Dave Anderson replies: I personally wouldn’t bother using an acid bath to resharpen a file or rasp. First, it is a process which requires a chemical (the acid) which is dangerous and more importantly, difficult to dispose of safely and legally. The second difficulty is that of choosing the proper strength of acid and picking the correct length of time to submerge the file in the bath. You may not get the results you desire without a few trial runs and are quite likely to get either no results or alternately ruin the file by etching away too much material. A file which is not rusty will not benefit from using electrolysis, so this is a non-starter.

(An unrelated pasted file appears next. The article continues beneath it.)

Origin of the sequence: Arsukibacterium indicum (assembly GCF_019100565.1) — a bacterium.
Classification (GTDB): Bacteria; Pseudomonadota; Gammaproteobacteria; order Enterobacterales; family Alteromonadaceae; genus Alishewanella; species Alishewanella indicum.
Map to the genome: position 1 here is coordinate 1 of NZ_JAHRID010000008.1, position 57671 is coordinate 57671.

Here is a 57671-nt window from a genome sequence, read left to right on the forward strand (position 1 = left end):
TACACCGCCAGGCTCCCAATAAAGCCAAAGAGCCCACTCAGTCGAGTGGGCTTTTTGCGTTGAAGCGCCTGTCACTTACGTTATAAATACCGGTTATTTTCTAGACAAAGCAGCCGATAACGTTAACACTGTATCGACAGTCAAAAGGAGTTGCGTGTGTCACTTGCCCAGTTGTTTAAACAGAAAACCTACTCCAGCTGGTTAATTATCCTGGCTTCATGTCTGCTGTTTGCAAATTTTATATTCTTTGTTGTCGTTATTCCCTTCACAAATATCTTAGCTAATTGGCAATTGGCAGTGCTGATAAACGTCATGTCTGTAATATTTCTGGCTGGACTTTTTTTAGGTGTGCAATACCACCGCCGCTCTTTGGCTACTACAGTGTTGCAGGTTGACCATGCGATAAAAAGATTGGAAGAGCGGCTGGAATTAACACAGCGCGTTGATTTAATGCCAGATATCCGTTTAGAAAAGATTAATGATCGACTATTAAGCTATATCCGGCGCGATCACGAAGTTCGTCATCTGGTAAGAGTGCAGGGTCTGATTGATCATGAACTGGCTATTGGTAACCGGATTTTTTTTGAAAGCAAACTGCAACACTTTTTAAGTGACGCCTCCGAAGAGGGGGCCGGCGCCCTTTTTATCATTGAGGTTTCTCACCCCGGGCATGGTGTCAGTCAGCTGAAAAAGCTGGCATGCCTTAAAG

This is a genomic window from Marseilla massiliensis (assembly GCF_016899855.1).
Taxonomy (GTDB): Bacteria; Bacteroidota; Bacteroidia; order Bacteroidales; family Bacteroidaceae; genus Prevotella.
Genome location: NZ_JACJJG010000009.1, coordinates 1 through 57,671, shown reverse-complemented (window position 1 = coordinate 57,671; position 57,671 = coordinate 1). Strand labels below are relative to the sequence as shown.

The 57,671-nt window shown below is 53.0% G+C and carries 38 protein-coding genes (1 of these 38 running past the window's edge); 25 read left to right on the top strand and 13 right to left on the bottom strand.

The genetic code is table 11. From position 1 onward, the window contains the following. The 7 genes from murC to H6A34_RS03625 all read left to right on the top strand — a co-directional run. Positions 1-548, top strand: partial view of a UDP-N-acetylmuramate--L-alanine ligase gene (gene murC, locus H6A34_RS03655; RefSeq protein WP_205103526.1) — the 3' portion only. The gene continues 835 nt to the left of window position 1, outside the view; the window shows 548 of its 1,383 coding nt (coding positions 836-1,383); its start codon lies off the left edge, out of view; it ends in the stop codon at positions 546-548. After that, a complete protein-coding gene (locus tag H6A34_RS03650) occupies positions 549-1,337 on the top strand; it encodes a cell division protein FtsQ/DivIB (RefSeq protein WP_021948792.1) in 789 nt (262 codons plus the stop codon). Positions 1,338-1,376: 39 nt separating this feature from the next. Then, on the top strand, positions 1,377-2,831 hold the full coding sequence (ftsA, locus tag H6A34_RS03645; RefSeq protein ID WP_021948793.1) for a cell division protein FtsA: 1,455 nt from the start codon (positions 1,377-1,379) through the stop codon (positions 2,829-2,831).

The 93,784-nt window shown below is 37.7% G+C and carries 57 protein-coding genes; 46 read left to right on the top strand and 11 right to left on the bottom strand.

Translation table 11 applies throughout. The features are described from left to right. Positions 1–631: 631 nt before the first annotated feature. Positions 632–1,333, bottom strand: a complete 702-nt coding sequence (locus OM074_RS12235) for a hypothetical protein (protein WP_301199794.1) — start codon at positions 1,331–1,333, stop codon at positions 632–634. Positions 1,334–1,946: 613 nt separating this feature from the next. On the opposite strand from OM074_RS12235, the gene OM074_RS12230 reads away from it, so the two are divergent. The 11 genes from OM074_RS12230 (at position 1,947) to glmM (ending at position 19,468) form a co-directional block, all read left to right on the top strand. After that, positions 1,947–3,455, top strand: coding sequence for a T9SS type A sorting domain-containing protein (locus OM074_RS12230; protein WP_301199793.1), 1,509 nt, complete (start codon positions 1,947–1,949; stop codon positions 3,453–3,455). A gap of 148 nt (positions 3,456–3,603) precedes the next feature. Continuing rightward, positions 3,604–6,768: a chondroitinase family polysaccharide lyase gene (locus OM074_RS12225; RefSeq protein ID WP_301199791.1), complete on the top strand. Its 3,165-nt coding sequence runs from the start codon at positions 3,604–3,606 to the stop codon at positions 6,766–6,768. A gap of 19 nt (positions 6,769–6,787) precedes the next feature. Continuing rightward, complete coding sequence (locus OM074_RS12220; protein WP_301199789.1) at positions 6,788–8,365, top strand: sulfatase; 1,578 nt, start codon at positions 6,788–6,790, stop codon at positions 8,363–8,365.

My recommendation is to go to the premier file sharpener in the country, Boggs Tool Processing & File Sharpening Company. The contact information is below. Boggs uses a process called liquid honing and can turn a dull file into one which is sharper than most of those purchased new.
I have friends in the woodworking tool making business who will send a rasp like a Nicholson #49 or #50 to Boggs before they use it for the first time. Their prices are reasonable and are based per inch of length. Most files can be sharpened for under $2 – $3 each. In over 10 years of knowing about this company, I have never heard of an unsatisfied customer. They have done several files for me including a couple of 100+ year old antiques and the results have been spectacular. As a new customer, they will often do two files for free.
Boggs Tool Processing
and Tool Sharpening Co.
14100 Orange Ave.
Paramound, CA 90723
800-547-5244 • www.boggstool.com